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[364] from the army at Vicksburg, and also to assign General Grant to the command in Tennessee. As early as September 23d the Eleventh and Twelfth Corps of the Army of the Potomac were detached, and sent under General Hooker to Tennessee, and assigned to protect Rosecrans's line of communication from Bridgeport to Nashville. It was on October 23d that General Grant arrived at Chattanooga, and only in time to save their army from starvation or evacuation. The investment by General Bragg had been so close and their communications had been so destroyed that Bragg was on the point of realizing the evacuation of Chattanooga, which he had anticipated. The report of Grant thus describes the situation on his arrival:
Up to this period our forces in Chattanooga were practically invested, the enemy's lines extending from the Tennessee River, above Chattanooga, to the river at and below the point of Lookout Mountain, below Chattanooga, with the south bank of the river picketed nearly to Bridgeport, his main force being fortified in Chattanooga Valley, at the foot of and on Missionary Ridge and Lookout Mountain, and a brigade in Lookout Valley. True, we held possession of the country north of the river, but it was from sixty to seventy miles over the most impracticable roads to army supplies.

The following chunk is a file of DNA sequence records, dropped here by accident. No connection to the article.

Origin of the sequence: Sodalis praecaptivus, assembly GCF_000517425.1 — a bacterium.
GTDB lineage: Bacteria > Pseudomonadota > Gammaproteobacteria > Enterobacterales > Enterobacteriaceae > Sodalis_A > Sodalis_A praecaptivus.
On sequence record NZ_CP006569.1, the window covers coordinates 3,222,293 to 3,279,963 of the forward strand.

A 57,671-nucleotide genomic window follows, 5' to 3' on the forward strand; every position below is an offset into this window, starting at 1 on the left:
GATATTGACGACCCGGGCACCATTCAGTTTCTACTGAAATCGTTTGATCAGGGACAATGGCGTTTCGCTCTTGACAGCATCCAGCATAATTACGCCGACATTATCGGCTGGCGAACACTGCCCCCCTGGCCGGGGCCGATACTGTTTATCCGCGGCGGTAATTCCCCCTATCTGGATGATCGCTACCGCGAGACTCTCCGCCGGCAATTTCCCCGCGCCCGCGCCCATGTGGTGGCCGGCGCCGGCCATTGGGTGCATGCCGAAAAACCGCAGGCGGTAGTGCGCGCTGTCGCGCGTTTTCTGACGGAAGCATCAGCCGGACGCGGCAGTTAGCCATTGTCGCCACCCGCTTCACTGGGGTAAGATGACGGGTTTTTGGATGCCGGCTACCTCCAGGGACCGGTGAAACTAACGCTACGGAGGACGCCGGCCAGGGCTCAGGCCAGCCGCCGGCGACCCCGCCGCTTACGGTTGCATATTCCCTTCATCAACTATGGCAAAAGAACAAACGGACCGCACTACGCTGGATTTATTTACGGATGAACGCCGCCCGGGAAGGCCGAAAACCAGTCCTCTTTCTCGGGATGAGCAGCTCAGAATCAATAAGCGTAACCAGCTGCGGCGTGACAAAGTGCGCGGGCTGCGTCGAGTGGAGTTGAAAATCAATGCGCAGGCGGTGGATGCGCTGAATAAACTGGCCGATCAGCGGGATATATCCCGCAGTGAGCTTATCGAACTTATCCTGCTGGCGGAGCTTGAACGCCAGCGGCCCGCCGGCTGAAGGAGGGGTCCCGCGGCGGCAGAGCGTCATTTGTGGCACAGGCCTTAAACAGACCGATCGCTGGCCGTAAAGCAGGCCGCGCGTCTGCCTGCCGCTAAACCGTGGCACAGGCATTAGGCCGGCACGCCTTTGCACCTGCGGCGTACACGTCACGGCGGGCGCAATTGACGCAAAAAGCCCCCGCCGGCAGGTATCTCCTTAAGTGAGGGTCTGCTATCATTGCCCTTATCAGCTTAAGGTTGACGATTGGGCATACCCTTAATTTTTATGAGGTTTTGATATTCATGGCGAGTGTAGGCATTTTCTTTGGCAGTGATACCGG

The artillery horses and mules had become so reduced by starvation that they could not have been relied upon for moving anything. An attempt at retreat must have been with men alone, and with only such supplies as they could carry. A retreat would have been almost certain annihilation, for the enemy, occupying positions within gunshot of and overlooking our very fortifications, would unquestionably have pursued retreating forces. Already more than ten thousand animals had perished in supplying half rations to the troops by the long and tedious route from Stevenson and Bridgeport to Chattanooga over Waldron's Ridge. They could not have been supplied another week.

The first movement under Grant was, therefore, to establish a new and shorter line of supplies. For this purpose a night expedition was sent down the river from Chattanooga, which seized the range of hills at the mouth of Lookout Valley, and covered the Brown's Ferry road. By 10 A. M. a bridge was laid across the river at the ferry, which secured the end of the road nearest to our forces and the shorter line over which the enemy could move troops. General Hooker also entered Lookout Valley at Wauhatchie, and took up positions for the defense of the road from Whiteside's, over which he had marched, and also the road leading from Brown's Ferry to Kelly's Ferry. General Palmer crossed from the north side of the river opposite Whiteside's, and held the road passed over by Hooker. An unsuccessful attack was made on a portion of Hooker's troops the first night after he entered the valley. Subsequently we lost the remaining heights held by us west of Lookout Creek.

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